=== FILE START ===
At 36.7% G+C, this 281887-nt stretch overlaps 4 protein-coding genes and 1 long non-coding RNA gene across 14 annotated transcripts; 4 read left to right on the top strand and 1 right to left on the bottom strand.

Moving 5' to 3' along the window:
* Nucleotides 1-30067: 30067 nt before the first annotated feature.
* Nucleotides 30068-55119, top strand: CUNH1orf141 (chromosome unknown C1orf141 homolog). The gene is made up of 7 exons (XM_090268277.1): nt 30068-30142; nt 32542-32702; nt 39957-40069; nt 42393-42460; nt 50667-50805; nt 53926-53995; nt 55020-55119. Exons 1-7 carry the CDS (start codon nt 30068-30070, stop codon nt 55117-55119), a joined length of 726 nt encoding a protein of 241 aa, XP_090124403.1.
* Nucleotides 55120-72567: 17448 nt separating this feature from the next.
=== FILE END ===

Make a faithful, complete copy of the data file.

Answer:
At 36.7% G+C, this 281887-nt stretch overlaps 4 protein-coding genes and 1 long non-coding RNA gene across 14 annotated transcripts; 4 read left to right on the top strand and 1 right to left on the bottom strand.

Moving 5' to 3' along the window:
* Nucleotides 1-30067: 30067 nt before the first annotated feature.
* Nucleotides 30068-55119, top strand: CUNH1orf141 (chromosome unknown C1orf141 homolog). The gene is made up of 7 exons (XM_090268277.1): nt 30068-30142; nt 32542-32702; nt 39957-40069; nt 42393-42460; nt 50667-50805; nt 53926-53995; nt 55020-55119. Exons 1-7 carry the CDS (start codon nt 30068-30070, stop codon nt 55117-55119), a joined length of 726 nt encoding a protein of 241 aa, XP_090124403.1.
* Nucleotides 55120-72567: 17448 nt separating this feature from the next.